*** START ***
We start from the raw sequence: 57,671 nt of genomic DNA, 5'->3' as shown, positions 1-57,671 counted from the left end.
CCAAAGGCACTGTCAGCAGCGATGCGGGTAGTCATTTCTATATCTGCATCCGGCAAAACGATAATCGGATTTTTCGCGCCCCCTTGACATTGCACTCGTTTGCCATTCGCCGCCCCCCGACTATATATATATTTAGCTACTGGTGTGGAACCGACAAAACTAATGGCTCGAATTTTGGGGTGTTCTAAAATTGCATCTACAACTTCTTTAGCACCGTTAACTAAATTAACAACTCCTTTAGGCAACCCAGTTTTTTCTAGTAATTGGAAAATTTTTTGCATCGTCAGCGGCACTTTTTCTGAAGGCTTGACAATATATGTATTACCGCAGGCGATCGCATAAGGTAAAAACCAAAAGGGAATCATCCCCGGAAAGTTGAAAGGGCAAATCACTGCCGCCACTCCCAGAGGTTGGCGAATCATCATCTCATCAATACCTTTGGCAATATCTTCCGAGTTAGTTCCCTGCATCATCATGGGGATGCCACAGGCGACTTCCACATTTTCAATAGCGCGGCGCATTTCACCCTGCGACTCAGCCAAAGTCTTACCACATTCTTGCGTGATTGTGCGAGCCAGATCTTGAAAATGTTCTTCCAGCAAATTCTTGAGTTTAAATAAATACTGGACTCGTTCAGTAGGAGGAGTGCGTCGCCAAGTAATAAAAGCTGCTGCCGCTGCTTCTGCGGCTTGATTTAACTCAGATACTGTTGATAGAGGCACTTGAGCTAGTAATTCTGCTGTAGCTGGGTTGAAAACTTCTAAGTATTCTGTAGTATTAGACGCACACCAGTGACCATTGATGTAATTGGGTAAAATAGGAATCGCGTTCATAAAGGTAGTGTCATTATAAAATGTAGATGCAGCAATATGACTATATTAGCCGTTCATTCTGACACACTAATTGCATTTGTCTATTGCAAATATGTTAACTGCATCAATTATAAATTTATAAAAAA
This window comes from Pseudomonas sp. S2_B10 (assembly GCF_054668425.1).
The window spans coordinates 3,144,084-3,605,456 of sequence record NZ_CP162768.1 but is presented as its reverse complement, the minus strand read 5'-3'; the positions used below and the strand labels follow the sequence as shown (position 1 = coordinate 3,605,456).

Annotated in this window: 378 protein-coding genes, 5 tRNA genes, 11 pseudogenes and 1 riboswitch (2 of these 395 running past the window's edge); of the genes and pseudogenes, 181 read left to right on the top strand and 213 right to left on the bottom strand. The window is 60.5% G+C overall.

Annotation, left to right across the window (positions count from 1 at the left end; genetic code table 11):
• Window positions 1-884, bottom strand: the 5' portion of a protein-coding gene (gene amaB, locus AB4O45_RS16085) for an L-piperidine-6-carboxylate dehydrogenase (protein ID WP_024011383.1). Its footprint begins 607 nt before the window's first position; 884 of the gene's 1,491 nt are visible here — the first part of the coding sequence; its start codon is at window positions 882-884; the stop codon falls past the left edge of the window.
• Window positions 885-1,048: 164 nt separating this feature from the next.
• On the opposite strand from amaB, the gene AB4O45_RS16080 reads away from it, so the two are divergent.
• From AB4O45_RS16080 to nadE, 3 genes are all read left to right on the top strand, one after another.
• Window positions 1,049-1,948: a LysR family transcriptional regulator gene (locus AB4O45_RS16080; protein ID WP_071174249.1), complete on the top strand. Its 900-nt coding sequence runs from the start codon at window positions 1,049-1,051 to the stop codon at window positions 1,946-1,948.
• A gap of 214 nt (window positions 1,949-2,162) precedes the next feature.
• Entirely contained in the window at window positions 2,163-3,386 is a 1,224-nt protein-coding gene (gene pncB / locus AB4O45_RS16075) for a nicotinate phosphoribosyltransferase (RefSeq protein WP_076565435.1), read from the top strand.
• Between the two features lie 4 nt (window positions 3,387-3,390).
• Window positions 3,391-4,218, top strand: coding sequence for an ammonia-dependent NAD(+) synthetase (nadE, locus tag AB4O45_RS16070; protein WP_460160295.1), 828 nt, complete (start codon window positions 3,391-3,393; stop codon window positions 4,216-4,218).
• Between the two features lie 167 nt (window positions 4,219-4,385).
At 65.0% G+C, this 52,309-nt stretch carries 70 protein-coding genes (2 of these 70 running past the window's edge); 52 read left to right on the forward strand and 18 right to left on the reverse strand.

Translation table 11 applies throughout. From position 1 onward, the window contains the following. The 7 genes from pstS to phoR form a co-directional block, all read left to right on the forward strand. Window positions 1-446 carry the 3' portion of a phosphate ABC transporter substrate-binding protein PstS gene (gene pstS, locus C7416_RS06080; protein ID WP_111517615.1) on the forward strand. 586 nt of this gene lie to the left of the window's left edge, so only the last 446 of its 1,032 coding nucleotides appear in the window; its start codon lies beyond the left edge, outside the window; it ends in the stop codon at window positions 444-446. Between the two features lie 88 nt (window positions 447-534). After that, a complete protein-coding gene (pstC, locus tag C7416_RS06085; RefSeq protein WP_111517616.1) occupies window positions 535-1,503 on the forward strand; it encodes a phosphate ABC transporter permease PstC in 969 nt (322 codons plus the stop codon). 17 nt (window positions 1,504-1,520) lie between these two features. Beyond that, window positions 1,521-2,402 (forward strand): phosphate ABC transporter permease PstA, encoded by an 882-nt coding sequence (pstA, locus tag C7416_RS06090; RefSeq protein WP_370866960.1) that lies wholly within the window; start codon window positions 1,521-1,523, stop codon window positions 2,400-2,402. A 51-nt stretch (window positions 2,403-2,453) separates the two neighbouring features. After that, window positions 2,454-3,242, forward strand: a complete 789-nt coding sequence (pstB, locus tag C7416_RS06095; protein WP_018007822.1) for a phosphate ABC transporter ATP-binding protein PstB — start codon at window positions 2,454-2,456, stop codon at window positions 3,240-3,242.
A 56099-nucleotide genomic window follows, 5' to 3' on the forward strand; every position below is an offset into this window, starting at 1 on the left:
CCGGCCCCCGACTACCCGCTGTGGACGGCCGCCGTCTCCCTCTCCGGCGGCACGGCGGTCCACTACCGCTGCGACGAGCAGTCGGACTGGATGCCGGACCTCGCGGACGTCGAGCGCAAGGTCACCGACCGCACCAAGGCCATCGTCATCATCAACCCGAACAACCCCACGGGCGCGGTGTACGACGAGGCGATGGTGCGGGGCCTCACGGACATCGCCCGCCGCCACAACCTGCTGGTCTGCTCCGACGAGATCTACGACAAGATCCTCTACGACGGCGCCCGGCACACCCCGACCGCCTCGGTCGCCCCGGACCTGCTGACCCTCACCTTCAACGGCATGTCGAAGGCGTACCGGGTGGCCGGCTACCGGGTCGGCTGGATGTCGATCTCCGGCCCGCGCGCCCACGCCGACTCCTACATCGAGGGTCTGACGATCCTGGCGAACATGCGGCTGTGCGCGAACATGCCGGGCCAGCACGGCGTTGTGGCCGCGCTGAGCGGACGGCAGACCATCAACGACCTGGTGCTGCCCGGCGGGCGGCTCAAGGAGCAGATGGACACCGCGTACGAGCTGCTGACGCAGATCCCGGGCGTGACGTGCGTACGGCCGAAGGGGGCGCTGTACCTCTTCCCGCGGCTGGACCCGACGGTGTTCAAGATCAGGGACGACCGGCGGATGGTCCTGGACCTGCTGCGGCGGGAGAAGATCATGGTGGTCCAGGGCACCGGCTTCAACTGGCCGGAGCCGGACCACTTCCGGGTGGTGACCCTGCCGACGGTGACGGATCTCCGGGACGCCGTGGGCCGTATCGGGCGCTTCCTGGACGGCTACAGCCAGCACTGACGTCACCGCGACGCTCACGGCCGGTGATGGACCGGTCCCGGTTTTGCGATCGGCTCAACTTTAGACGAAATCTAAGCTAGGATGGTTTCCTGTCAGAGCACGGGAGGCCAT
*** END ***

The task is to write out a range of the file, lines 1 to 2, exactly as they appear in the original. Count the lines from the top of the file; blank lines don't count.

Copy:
We start from the raw sequence: 57,671 nt of genomic DNA, 5'->3' as shown, positions 1-57,671 counted from the left end.
CCAAAGGCACTGTCAGCAGCGATGCGGGTAGTCATTTCTATATCTGCATCCGGCAAAACGATAATCGGATTTTTCGCGCCCCCTTGACATTGCACTCGTTTGCCATTCGCCGCCCCCCGACTATATATATATTTAGCTACTGGTGTGGAACCGACAAAACTAATGGCTCGAATTTTGGGGTGTTCTAAAATTGCATCTACAACTTCTTTAGCACCGTTAACTAAATTAACAACTCCTTTAGGCAACCCAGTTTTTTCTAGTAATTGGAAAATTTTTTGCATCGTCAGCGGCACTTTTTCTGAAGGCTTGACAATATATGTATTACCGCAGGCGATCGCATAAGGTAAAAACCAAAAGGGAATCATCCCCGGAAAGTTGAAAGGGCAAATCACTGCCGCCACTCCCAGAGGTTGGCGAATCATCATCTCATCAATACCTTTGGCAATATCTTCCGAGTTAGTTCCCTGCATCATCATGGGGATGCCACAGGCGACTTCCACATTTTCAATAGCGCGGCGCATTTCACCCTGCGACTCAGCCAAAGTCTTACCACATTCTTGCGTGATTGTGCGAGCCAGATCTTGAAAATGTTCTTCCAGCAAATTCTTGAGTTTAAATAAATACTGGACTCGTTCAGTAGGAGGAGTGCGTCGCCAAGTAATAAAAGCTGCTGCCGCTGCTTCTGCGGCTTGATTTAACTCAGATACTGTTGATAGAGGCACTTGAGCTAGTAATTCTGCTGTAGCTGGGTTGAAAACTTCTAAGTATTCTGTAGTATTAGACGCACACCAGTGACCATTGATGTAATTGGGTAAAATAGGAATCGCGTTCATAAAGGTAGTGTCATTATAAAATGTAGATGCAGCAATATGACTATATTAGCCGTTCATTCTGACACACTAATTGCATTTGTCTATTGCAAATATGTTAACTGCATCAATTATAAATTTATAAAAAA